There are also argumentative strategies that are “general”. They are aimed at achieving the general dialectical and rhetorical aims of the arguer by the coordinated use of similarly-aligned kinds of strategic manoeuvres during the whole discussion and are also known as “discussion strategies”. A familiar example of such a general argumentative strategy used in all discussion stages is playing down the opponent (van Eemeren 2018: 118). This strategy can, for instance, be implemented by not really acknowledging the other party’s doubts in the confrontation stage, ignoring some of their proposed starting points in the opening stage, denigrating their objections in the argumentation stage and not paying attention to any deviating conclusions they may have reached in the concluding stage.13

The notion of argumentative strategy is in pragma-dialectics developed as a tool for laying bare the “strategic design” of an argumentative discourse. The strategic design explains how in the discourse concerned an effort is made to deal with the argumentative predicament of real-life argumentative discourse of having to combine aiming for effectiveness with maintaining reasonableness. The constitutive components of the strategic design of an argumentative discourse are the argumentative moves that are made, the dialectical routes that are chosen and the strategic considerations that are implemented. The strategic design explains how certain strategic considerations are brought to bear in choosing a certain dialectical route in making certain argumentative moves in the discourse. The strategic considerations underlying the strategic design relate, first of all, to how a protagonist expects to be effective in the communicative activity type concerned in gaining in a reasonable way the antagonist’s acceptance of the standpoint at issue by taking a particular dialectical route consisting of argumentative moves that involve the use of particular argument schemes and particular constellations of single or complex argumentation.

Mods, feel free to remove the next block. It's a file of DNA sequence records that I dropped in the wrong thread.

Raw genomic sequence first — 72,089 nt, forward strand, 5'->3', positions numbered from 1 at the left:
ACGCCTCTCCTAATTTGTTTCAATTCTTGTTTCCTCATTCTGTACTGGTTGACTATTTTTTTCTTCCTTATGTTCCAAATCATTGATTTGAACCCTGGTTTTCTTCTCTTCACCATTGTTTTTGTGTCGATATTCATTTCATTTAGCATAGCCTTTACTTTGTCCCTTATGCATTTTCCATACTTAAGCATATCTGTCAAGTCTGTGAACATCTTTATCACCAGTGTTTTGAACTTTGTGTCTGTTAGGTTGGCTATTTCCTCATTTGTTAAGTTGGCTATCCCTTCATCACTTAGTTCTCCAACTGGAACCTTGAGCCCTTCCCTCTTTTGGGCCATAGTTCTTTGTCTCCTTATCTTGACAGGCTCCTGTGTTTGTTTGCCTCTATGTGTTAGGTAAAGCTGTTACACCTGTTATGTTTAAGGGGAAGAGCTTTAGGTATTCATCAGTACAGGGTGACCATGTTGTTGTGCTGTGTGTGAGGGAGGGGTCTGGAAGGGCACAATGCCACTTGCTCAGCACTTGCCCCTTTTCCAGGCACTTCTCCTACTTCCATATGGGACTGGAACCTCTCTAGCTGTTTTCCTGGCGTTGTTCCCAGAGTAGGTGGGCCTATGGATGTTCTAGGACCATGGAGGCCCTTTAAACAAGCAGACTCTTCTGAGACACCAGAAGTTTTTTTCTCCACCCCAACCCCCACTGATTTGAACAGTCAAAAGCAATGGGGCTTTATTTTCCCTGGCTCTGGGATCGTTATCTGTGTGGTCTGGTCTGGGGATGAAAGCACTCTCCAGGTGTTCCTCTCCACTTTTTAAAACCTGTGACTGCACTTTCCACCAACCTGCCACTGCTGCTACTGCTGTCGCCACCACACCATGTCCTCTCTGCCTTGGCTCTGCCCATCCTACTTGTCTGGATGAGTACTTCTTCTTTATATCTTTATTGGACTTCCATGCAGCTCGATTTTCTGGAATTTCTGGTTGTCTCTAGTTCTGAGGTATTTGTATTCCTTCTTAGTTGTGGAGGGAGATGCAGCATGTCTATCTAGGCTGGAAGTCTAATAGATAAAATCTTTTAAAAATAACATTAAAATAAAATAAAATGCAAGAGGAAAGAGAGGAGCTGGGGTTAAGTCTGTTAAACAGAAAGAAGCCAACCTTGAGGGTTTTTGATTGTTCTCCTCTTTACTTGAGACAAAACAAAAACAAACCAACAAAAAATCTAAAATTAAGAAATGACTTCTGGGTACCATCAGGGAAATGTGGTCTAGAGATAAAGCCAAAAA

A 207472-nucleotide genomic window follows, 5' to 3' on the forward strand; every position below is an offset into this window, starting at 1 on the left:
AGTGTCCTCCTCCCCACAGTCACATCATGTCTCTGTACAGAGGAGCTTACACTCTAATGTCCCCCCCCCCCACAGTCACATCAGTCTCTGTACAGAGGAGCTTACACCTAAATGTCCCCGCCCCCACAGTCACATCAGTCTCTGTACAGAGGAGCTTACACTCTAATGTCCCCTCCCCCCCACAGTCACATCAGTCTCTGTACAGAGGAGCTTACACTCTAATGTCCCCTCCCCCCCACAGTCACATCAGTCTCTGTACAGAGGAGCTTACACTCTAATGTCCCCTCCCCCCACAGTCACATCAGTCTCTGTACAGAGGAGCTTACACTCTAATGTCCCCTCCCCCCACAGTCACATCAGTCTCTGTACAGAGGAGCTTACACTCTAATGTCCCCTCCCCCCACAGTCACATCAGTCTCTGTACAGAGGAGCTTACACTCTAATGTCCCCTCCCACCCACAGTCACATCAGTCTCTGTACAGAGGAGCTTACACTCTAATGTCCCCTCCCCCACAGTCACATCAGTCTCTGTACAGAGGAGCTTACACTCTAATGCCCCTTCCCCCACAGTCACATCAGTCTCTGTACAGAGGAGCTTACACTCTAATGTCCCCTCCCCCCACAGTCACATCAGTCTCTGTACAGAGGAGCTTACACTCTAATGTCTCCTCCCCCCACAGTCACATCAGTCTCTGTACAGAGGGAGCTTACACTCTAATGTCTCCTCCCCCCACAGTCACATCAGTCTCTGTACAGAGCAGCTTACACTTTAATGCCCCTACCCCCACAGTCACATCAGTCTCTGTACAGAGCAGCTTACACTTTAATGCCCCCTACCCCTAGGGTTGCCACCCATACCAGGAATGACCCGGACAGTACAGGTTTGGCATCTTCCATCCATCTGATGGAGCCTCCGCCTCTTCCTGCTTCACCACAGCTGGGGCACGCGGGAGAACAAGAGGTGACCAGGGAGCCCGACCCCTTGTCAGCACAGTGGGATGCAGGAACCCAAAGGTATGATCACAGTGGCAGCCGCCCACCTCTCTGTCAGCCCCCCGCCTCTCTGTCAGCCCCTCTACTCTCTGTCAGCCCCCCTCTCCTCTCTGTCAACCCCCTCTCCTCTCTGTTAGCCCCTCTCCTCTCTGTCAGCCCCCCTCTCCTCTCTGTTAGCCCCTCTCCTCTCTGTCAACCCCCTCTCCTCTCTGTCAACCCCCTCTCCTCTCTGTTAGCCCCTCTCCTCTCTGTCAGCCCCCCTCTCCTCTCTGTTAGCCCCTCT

By laying bare in the reconstruction of argumentative discourse what the strategic design of the discourse is, the “strategic plan” can be detected that motivated the implementation of strategic considerations in the choice of a dialectical route in the use of argumentative moves. The strategic plan of the discourse explains as it were the arguer’s rationale for the strategic design of the argumentative discourse. It can therefore be regarded to constitute the strategic scenario14 underlying the conduct of the argumentative discourse that may be ascribed to the arguer (van Eemeren 2018: 166–167).15 The argumentative style utilized in the argumentative discourse is in my view to be regarded as intended to be instrumental in realizing the arguer’s strategic scenario.

3 The Utilization of Argumentative Style

Style is a notion that denotes a particular way of doing something or dealing with something. In linguistics, where the notion is discussed most intensively, the term style has, due to the nature of the discipline, acquired the limited meaning of a particular way of using language. This meaning has also been adopted when style is put in a rhetorical perspective.16 Utilizing a certain argumentative style however means giving a particular shape to one’s argumentative conduct in a much broader sense. For this reason, when dealing with argumentative discourse, it is enlightening, and therefore recommendable, not to treat “style” as merely pertaining to the choice of a particular verbal presentation. It is in that case more productive to define the concept of style in a more encompassing way.

Conducting argumentative discourse means making argumentative moves aimed to be helpful to resolving a difference of opinion and in pursuing this goal more is involved than just using the presentational means of language (or some other means of communication) in a particular way. In my view it is therefore necessary to develop a notion of argumentative style that includes not only the presentational aspect but also other vital aspects of argumentative discourse. This more complex notion of argumentative style should on the one hand be broader and on the other hand be more specific than that of linguistic style. It is to be more specific, to begin with, because it has to focus particularly on the way in which a discourse is conducted that is aimed at resolving a difference of opinion by means of argumentation. As a consequence, it is to be broader, because in using argumentative discourse to resolve a difference of opinion more aspects of the discourse are involved than just the presentational one.